As TV gets back into gear for the fall season, there’s a fresh opportunity for digital initiatives. We’ve been chatting with our network and video platform contacts about what’s in store for viewers. Today, we’ll highlight Fox’s plans.
If you had to use one word to sum up Fox’s digital plans for the fall TV season, it would be “glee.” The network is ecstatic about the early buzz for its show of the same name, and it’s focusing its online efforts on milking the hype.
With only three episodes to its name, Glee gets a contest powered by Thingfo to determine the show’s biggest fan across multiple social networks, a karaoke competition on MySpace, Twitter accounts for its characters, and a “tweet-peat” Twitter conversation between cast and fans overlaid on a rerun of the premiere episode.
Glee represents a blank slate for the network, which took the unusual approach of first airing the pilot in May, four months before the season kicked off. “We don’t always get to do what we would want to do because you have to have a lot of stars aligned — network, studio, the guilds have to OK everything,” said Hardie Tankersley, VP Online Content & Strategy at Fox Broadcasting Co., in a recent phone interview. That’s why you might not see a ton of Family Guy web extras, though the show is tremendously popular online. “Newer shows are definitely easier,” said Tankersley.
Fox knew the musical dark comedy was a bit of an oddball. “The show is hard to explain, so we were trying to figure how to market it,” said Tankersley. “When people did see it, they sort of went nuts.” After the early TV premiere, Fox kept the show available online over the summer as a free download on iTunes, and via streaming on Fox.com and Hulu.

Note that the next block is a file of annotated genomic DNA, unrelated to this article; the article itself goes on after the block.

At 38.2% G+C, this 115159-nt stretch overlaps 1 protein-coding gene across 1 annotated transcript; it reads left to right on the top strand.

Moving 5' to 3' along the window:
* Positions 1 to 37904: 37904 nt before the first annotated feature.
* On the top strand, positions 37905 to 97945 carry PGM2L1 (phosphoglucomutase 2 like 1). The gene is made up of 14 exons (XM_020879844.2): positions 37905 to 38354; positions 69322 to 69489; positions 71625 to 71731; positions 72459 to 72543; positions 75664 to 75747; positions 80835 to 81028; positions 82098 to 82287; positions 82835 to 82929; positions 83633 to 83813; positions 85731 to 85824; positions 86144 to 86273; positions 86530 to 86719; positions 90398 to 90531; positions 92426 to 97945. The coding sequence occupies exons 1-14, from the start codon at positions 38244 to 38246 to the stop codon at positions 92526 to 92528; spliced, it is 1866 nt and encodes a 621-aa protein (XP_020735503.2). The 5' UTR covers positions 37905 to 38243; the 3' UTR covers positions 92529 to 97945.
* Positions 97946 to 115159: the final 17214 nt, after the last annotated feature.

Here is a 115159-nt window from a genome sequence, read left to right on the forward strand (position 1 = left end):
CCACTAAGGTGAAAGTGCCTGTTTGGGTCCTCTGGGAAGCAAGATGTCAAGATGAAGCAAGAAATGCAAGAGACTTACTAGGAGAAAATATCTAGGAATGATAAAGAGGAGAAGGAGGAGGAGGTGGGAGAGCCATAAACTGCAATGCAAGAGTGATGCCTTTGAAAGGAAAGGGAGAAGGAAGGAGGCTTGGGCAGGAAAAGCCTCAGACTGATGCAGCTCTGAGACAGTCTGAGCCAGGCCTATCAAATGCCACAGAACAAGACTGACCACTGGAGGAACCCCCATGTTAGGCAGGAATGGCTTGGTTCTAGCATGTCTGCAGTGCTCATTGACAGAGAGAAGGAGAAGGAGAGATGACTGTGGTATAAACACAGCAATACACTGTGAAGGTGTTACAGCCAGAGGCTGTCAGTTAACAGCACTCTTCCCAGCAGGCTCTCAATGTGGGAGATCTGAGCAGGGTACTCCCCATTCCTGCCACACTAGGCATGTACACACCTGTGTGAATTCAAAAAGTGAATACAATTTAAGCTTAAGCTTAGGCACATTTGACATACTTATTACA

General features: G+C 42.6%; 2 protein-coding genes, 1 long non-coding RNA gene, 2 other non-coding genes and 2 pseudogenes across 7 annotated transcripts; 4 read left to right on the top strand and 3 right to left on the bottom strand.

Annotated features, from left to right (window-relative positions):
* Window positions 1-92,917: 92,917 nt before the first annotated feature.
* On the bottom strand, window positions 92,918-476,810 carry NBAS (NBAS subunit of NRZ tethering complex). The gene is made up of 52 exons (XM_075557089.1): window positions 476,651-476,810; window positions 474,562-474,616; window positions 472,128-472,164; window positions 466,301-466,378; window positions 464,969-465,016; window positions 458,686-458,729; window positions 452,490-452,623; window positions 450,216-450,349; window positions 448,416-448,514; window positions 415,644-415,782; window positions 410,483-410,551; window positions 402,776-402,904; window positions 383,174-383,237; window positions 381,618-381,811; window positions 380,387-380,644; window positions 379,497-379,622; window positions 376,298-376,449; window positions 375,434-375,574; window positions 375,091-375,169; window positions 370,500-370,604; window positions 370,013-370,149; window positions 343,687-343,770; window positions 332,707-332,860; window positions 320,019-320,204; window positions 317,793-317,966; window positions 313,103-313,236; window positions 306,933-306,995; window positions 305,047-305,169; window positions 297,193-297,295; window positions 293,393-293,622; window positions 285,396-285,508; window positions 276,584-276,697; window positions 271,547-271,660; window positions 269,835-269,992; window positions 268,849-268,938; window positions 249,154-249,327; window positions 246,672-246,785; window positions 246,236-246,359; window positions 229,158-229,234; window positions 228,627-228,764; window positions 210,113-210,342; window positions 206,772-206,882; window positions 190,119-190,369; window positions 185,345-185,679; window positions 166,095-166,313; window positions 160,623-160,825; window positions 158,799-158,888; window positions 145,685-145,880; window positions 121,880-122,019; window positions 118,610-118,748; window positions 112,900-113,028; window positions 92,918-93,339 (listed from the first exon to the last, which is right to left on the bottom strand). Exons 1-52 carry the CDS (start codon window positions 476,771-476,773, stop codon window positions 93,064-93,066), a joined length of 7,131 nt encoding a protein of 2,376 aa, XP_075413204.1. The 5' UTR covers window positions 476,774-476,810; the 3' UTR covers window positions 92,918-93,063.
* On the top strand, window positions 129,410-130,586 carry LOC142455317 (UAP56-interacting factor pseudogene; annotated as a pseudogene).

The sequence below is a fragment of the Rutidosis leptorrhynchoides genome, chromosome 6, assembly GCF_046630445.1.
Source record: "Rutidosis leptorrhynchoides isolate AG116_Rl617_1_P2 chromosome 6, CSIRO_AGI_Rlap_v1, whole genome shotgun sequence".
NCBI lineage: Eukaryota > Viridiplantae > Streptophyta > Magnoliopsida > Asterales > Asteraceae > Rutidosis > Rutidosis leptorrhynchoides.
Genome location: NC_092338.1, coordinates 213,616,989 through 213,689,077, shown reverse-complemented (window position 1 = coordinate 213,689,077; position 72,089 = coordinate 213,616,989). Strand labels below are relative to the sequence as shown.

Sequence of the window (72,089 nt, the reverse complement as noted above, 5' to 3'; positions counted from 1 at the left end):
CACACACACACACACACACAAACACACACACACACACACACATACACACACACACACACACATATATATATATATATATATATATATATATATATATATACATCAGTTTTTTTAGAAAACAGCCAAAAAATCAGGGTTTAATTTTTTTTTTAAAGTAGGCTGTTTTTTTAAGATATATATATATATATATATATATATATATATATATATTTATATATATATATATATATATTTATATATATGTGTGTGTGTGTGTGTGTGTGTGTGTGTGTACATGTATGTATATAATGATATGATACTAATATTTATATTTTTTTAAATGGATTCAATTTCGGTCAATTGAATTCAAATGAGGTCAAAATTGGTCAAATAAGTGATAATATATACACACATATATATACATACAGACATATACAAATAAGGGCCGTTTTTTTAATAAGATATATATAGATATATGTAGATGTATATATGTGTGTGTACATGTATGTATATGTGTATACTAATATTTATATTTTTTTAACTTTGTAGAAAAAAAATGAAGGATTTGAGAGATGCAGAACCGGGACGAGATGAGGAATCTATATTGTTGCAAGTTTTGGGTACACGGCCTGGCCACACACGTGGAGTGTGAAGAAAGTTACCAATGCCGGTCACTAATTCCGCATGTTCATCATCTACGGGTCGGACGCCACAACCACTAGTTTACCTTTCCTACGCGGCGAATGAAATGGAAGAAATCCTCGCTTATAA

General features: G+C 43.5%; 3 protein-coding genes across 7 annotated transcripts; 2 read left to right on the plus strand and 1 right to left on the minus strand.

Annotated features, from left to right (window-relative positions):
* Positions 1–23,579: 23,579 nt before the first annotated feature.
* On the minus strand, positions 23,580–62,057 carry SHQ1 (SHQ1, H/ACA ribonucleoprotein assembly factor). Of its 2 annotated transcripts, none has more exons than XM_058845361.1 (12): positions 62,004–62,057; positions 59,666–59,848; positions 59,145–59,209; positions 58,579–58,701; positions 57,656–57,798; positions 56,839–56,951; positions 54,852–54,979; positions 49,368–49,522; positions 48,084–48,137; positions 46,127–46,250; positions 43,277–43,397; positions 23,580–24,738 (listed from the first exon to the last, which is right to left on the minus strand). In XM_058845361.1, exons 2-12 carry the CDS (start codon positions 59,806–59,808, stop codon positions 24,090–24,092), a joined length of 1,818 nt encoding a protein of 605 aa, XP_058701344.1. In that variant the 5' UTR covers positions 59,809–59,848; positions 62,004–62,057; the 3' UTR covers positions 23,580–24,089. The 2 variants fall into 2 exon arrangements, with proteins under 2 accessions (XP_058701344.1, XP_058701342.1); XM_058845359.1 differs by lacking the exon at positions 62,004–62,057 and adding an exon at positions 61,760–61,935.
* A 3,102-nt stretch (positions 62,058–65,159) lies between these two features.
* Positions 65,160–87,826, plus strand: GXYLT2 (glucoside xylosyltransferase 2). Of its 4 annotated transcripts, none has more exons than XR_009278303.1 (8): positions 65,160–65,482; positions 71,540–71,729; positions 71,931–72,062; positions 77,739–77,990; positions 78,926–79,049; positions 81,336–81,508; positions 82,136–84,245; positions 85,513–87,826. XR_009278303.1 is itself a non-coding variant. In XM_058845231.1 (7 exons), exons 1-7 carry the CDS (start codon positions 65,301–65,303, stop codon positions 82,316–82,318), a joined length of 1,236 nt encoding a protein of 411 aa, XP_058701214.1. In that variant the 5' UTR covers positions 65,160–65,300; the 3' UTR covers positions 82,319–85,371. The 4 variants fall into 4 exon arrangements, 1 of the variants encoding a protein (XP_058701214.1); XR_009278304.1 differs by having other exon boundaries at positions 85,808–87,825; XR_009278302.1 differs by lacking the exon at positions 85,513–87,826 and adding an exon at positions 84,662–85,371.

Now that the season is finally ramping up, Fox is partnering with Hitviews to promote Glee through its roster of YouTube stars. So, for instance, Michael Buckley of What the Buck is applying his trademark mile-a-minute enthusiasm to the show (see embed above) — which he says he fell in love with independently — using officially sanctioned clips and encouraging his own fans to declare themselves “GLEEks.”
Tankersley said the “tweet-peats,” which Fox also used for sophomore show Fringe (and annoyed some fans by covering up on-screen action with tweets) attracted about 10,000 tweets per broadcast. He said it’s likely Fox will reuse the concept next year for reruns aired in the run-up to the fall season, when viewership traditionally drops.
Fox is also having some writers tweet in character for Glee — as it’s also doing for Homer Simpson, and NBC is doing for 30 Rock characters. And guess what — the tweets are pretty funny (see the example to the left)! Here are Twitter accounts for Glee and the characters Rachel, Sue, Quinn and Kurt.
Tankersley said Fox would hypothetically monetize the Twitter feeds by showing sponsor ads on their pages — like what Time is doing with Siemens. In most other cases, web efforts will be meant to act as marketing for the shows, and won’t likely be monetized themselves.
Fox already uses the Move Networks video player to stream in HD with adaptive bitrates, so Tankersley said not to expect much in the way of changes there (as compared to other networks, like CBS, which are upgrading for the fall). He also said not to expect any web originals or dedicated apps for Fox shows. Hankersley has told us in the past that he doesn’t see a business in web series.”My skepticism remains intact,” he said. “We have yet to see anybody’s web original become a hit, and we’re in the hit business.” As for apps, it’s pretty much the same thing: “I haven’t figured out how to do an app that’s really interesting.”
Where Tankersley does want to ramp up innovation is on advertising formats for streamed TV. Fox will be experimenting with “pause ads” and clickable interstitials to figure out what units work best.